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Perspective: Visual Acuity—Keeping It Clear

Bailey, Ian L.*

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doi: 10.1097/OPX.0b013e318269926f
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It is commonplace for the optometric and ophthalmologic literature to include visual acuity (VA) measurements. Frequently, VA data are used to characterize populations of research participants, sometimes being used as a criterion for “normal” vision and at other times being used to divide research populations into groups that have relatively similar levels of visual disability or disease severity. In many research studies, VA is an outcome measure, often the primary one, that is used to quantify progression rates or responses to treatments within individuals or across selected population groups.


VA measurements express angular size, and there are several alternative ways of doing this. One common clinical practice is to score VA using “Snellen fractions” in which the numerator indicates the testing distance and the denominator indicates the size of the test optotypes. This ratio expresses an angle. There is no universally accepted testing distance. Metric units are used to express testing distances (such as 6 m, 4 m, 5 m, 3 m and 1 m), and in the United States imperial units are used (such as 20 ft and 10 ft). In continental Europe and in some Asian countries, VA scores are usually expressed as “decimal acuity” values. This is a single number that is equal to the value obtained when the numerator of the “Snellen fraction” is divided by the denominator. Occasionally, mainly in research reports, the VA is expressed as the minimum angle of resolution (MAR), and this gives a single number that indicates angular size [in arc-minutes (minarc)] of the critical detail within the test target. For most common optotypes, the size of the critical detail is taken to be one-fifth of the height of the optotype. The MAR is equal to the reciprocal of the decimal acuity value. It is widely accepted in the clinical research community that logarithmic scaling should be used for most statistical analyses and for quantifying differences or changes in VA.1 In the ophthalmic literature, VA values are often expressed in terms of “logMAR,” which is the common logarithm of the MAR. The logMAR scale facilitates the analysis of VA data and enables a simple system for giving credit for every test target correctly recognized. Giving credit for every extra letter read significantly enhances the sensitivity of VA measurement and thus gives tighter confidence limits for identifying changes or differences.2 On the logMAR scale, logMAR = 0.0 corresponds to the Snellen fractions of 20/20 and 6/6, to a decimal acuity of 1.0, and to an MAR = 1 minarc; and LogMAr = 1.0 corresponds to 20/200, 6/60, 0.1, or 10 minarc. Larger logMAR values mean poorer VAs, and logMAR values become negative for good VAs when the MAR becomes <1.0.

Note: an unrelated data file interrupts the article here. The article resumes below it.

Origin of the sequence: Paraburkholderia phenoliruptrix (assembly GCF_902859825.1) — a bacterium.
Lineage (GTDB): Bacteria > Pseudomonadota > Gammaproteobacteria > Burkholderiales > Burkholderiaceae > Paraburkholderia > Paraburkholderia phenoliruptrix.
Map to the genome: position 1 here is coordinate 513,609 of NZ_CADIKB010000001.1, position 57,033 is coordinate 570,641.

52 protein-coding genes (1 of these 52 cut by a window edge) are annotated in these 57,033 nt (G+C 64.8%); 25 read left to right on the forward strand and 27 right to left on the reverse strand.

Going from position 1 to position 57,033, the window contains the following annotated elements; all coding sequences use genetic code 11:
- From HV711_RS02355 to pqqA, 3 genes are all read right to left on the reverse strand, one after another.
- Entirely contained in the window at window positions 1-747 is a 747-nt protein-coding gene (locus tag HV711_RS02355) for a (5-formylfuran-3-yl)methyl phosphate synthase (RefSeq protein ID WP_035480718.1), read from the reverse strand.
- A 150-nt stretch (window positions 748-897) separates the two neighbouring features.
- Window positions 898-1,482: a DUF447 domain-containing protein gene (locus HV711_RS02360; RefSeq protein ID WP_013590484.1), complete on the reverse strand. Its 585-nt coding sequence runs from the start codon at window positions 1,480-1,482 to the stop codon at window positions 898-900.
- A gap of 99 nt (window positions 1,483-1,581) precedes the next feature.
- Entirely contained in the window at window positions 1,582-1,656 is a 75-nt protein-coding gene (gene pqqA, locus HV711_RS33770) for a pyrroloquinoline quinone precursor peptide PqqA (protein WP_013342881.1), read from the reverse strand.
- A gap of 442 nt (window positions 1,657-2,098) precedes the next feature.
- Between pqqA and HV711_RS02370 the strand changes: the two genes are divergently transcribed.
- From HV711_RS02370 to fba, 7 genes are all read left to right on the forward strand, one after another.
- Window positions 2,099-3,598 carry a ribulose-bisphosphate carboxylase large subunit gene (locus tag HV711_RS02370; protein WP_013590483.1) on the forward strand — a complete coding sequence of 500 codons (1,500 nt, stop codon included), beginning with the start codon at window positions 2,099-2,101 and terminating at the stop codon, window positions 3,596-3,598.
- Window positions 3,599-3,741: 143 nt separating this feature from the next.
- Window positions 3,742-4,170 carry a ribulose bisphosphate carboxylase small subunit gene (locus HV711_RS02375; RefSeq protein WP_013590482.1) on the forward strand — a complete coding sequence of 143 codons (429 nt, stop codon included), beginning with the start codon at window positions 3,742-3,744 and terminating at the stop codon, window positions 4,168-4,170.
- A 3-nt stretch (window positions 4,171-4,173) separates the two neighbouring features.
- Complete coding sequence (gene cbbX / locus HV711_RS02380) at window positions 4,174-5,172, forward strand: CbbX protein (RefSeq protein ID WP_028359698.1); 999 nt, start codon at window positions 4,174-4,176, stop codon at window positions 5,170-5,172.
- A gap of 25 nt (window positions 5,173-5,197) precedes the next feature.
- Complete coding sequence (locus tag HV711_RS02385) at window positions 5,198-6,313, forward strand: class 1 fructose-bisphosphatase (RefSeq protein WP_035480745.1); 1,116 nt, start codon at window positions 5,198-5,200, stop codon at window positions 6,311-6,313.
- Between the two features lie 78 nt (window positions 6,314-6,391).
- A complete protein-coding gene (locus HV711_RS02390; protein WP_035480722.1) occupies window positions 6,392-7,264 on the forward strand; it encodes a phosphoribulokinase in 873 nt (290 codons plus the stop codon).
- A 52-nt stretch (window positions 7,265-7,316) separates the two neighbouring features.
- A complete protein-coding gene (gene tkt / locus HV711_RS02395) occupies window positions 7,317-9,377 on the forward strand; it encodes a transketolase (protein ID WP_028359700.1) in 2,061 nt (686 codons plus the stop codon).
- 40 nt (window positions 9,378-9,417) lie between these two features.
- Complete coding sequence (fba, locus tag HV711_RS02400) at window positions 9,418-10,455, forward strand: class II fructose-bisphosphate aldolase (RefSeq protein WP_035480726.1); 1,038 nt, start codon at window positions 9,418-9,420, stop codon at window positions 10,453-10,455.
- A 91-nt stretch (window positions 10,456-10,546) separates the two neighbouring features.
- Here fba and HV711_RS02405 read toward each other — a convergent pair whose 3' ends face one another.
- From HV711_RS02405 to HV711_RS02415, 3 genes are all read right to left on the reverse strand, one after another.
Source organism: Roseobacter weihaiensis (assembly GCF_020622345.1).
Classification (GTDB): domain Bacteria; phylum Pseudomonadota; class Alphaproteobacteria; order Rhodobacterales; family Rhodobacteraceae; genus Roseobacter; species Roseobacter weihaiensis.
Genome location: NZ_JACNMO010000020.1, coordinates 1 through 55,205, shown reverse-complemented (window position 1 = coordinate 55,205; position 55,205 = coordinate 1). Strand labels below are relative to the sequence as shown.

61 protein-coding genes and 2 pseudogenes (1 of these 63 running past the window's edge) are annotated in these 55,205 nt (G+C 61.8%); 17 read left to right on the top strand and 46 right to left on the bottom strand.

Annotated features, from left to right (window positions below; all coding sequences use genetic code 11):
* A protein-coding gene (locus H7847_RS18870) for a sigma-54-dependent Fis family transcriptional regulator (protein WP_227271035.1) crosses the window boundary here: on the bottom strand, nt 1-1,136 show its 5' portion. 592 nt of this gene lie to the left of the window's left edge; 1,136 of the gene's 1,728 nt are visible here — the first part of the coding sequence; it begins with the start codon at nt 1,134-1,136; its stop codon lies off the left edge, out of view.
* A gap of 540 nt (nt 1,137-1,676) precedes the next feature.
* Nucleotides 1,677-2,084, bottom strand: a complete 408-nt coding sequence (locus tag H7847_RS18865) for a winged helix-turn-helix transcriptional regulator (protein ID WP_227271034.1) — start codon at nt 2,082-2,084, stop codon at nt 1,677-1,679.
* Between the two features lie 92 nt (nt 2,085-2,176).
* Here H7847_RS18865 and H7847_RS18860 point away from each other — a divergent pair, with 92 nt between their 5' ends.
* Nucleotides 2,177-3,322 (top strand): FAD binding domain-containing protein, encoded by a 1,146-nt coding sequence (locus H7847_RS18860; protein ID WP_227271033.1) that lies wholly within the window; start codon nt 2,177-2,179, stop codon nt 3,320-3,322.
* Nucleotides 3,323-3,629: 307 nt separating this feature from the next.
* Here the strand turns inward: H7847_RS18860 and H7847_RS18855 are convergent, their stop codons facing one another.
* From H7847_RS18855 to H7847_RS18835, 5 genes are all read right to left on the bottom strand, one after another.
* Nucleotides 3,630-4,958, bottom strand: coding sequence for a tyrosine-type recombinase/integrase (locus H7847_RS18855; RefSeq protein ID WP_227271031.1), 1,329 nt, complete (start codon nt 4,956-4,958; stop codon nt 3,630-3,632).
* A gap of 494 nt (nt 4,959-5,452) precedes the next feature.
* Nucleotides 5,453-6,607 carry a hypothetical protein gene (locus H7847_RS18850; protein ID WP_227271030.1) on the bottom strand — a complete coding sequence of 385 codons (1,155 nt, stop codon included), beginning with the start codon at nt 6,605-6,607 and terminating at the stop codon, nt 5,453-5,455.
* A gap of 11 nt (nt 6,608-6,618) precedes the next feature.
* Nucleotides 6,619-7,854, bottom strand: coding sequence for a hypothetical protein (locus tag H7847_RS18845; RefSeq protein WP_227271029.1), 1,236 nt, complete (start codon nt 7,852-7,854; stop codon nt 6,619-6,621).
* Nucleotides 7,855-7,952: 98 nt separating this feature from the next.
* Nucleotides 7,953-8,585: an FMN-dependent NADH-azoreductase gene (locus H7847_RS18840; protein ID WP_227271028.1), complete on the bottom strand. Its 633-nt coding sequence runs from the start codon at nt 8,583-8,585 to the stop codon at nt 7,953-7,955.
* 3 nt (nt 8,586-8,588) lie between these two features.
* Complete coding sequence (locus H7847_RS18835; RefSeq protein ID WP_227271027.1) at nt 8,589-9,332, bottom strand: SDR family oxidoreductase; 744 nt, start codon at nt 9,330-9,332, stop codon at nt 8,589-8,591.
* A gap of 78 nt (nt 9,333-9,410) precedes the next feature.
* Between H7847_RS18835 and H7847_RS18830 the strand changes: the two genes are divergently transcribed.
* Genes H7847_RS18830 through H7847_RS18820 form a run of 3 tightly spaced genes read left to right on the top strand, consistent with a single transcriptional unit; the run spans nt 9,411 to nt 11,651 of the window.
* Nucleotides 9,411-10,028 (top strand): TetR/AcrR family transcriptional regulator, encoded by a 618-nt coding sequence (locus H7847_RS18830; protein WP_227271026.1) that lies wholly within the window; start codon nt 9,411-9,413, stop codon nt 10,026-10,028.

Whatever format authors chose to use when they present VA values in the professional and scientific literature, interested readers should be able to convert the values to their own favored system for specifying VA. The conversions can sometimes be slow and laborious, but the alternative VA specification systems are all quantifying the same angles, and there is no inherent ambiguity. There is no loss in the meaning of the VA values.

More problematic are the frequent inconsistencies and inadequacies in identifying the VA tests that were used.


A popular acronym is BCVA, which stands for best-corrected VA. But does BCVA always mean the same thing? And does it mean what it says? The “best-corrected” adjective suggests a refraction was performed just before the VA measurement was made, but it is not usual for reports of BCVA to identify the refraction procedure and when it was performed. The terms “presenting visual acuity” or “habitual visual acuity” are often used to refer to measurements made when patients are using their usual spectacles or contact lenses, but occasionally this too is said to be “BCVA.” When VA is being measured through progressive addition lenses, how safe is it to say that the VA that was measured was best-corrected? Should BCVA measurements be making distinctions between spectacles or contact lenses? Strong spectacle lenses will enhance VA in hyperopia and diminish VA in myopia.

Authors or clinicians reporting BCVA values should be explicit and say exactly what they mean by “best corrected” or “BCVA.”


“Snellen acuity” is another term that is commonly seen in the literature and in clinicians' daily communications, but, more often than not, the meaning is vague. The term “Snellen acuity” is widely used and is usually taken to mean that the VA was measured with a traditional Snellen chart with a single large letter at the top and progressively more letters per row as the sizes become smaller. There are innumerable different versions of what are called Snellen charts. There are wide variations in the choice and design of the optotypes, the size progression sequences, the numbers of letters at each of the various size levels, and the spacing between letters and between rows.